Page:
Bloody Sunday London

Eoin O'Broin

Speaking to a crowd of 1,500 marchers in London last Sunday, Martin McGuinness described Bloody Sunday as an ``open wound'' for Irish people. ``The British government has done everything in its power to convince people that those who died were involved in bombing and shooting against the British Army. They could have said they were prepared to recognise that a terrible wrong was done on that day, and hold their hand up and tell the full story of what happened''.

At a press conference before the march, Gerry Duddy from the Bloody Sunday Justice Group, reiterated the campaign's demand for a fresh independent inquiry.

The annual Bloody Sunday commemoration march travelled through North London to a rally at Caxton Hall. A large police presence accompanied the march but it passed without incident. Among the speakers was Irish Labour TD Declan Bree.


We demand civil rights, all the marchers did say


We demand civil rights all the marchers did say
Ten thousand people assembled that day
From Free Derry Corner set off with a cheer
Our march it was peaceful, we'd nothing to fear.
From the song
Bloody Sunday


IT IS GENERALLY acknowledged that Bloody Sunday struck a fatal blow to civil rights as a movement. The march was planned to mark a revival of the movement which had been savagely dealt with first by the Stormont regime and then by the British Army which enforced internment without trial in August 1971. Many of the movement's leaders and activists had been interned and, apart from almost daily rioting in and around nationalist areas, street protests had diminished.

In defying the ban on marches the Civil Rights movement was declaring itself undeterred. In the pamphlet it published after Bloody Sunday NICRA said those marching in Derry that day ``were marching to open the gates of Concentration Camps, smash torture chambers, end repression and military terror. They were met with a new and terrible escalation of administrative violence.''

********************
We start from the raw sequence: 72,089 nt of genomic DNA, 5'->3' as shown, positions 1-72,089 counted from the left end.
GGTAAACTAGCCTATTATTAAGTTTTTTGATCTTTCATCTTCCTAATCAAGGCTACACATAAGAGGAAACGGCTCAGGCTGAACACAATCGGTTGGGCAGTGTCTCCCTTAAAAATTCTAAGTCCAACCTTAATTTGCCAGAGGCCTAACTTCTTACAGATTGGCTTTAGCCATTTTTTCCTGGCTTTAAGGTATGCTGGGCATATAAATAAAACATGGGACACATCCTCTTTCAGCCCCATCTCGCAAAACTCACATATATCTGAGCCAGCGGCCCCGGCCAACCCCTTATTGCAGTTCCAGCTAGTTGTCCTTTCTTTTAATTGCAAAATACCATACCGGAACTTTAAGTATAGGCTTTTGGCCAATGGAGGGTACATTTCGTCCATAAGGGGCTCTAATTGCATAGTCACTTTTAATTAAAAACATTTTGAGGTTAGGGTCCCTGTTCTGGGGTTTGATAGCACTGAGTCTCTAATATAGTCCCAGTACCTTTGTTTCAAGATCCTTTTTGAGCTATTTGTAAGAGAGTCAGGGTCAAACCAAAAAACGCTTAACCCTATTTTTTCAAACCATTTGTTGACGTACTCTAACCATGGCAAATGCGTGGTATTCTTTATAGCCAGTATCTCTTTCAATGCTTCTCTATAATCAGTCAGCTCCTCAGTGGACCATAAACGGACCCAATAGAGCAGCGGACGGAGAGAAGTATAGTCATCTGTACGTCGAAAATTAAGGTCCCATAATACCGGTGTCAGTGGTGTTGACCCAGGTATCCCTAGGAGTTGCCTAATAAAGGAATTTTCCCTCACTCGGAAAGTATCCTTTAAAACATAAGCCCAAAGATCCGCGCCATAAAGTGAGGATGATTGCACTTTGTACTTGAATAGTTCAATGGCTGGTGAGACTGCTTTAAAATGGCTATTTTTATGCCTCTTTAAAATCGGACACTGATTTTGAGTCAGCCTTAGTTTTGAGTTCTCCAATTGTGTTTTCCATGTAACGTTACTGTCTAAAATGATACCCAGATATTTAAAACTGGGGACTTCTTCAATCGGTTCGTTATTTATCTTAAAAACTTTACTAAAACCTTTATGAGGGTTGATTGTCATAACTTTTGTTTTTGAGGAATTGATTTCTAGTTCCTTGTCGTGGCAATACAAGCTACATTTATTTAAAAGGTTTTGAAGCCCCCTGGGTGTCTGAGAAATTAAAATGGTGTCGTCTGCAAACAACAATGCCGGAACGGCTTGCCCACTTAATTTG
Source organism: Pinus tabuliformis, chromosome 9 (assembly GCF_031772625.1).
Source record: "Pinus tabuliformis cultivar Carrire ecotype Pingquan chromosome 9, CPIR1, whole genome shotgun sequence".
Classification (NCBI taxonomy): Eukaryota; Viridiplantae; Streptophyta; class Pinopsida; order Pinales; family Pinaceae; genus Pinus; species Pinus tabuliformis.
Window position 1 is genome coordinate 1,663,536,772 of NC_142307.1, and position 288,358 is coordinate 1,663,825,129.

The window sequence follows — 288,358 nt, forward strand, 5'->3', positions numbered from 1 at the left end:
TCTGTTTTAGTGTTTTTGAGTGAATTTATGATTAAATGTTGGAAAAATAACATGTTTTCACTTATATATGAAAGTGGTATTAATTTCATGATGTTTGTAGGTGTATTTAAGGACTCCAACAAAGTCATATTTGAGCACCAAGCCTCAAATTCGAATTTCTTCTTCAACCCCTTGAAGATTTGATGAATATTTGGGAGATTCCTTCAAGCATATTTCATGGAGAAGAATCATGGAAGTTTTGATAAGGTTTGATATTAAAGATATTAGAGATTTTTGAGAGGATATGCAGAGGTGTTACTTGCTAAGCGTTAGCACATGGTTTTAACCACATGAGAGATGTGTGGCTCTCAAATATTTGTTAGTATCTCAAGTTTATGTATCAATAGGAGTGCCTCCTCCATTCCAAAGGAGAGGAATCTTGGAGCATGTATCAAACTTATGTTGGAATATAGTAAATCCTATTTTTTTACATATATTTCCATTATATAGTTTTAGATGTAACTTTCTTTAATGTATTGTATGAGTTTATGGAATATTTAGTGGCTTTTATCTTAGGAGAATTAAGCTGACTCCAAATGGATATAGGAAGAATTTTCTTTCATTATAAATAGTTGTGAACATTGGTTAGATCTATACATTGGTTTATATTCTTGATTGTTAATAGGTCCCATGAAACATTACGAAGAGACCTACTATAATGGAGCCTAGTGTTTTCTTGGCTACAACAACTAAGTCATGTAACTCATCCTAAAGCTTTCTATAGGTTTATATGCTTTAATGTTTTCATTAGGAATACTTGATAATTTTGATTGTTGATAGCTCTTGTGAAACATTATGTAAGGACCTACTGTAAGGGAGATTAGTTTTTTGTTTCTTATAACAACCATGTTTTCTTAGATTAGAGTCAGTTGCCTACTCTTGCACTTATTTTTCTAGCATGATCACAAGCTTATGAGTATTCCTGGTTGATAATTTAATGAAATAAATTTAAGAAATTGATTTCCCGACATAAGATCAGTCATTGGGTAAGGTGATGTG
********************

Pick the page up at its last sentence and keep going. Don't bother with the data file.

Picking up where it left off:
Nationalists had seen a peaceful movement shot off the streets, hundreds of their people interned, and now the ultimate repression where, in NICRA's words, Derry ``has taken its place with My Lai and Sharpeville as a milestone in the struggle of humanity against oppression''. Support for the IRA was never stronger. The nationalist people were off their knees and in the face of repression the chosen method of resistance of great numbers of them was armed struggle.

Not until the struggle in the H-Blocks at the end of the 1970s did nationalists return to the streets in a mass movement once again. Since then they have seldom been absent from the streets. They have asserted their rights, and won many of them, in a variety of campaigns. All highlighted the sectarian nature of the Six-County state. A look at the balance sheet presented here shows that sectarianism still thrives and that the second-class citizenship of nationalists is a live issue.

Demands relating to the Irish language are noticeable by their absence from the 1972 list of civil rights issues. But the Irish-speaking community in the Six Counties has been to the fore in demanding its rights from a hostile state. By persistent and militant action that community has asserted itself as never before.

The injustice of partition and the denial of Irish democracy is manifested in the denial of rights to nationalists within the Six Counties. But all citizens suffer from the lack of democracy. The issues listed here are today vital to the resolution of the conflict - issues like the release of prisoners, the disbandment of the RUC, an end to discrimination and, centrally, the repeal of the Government of Ireland Act and related legislation.

Bloody Sunday disrupted the Civil Rights Movement and set the struggle of the nationalist people on a new course. Twenty-five years on the nationalist people are still off their knees but progress towards real democracy is barred by the government which was responsible for Bloody Sunday. The need to challenge that government across the whole range of issues is as great today as it was in January 1972.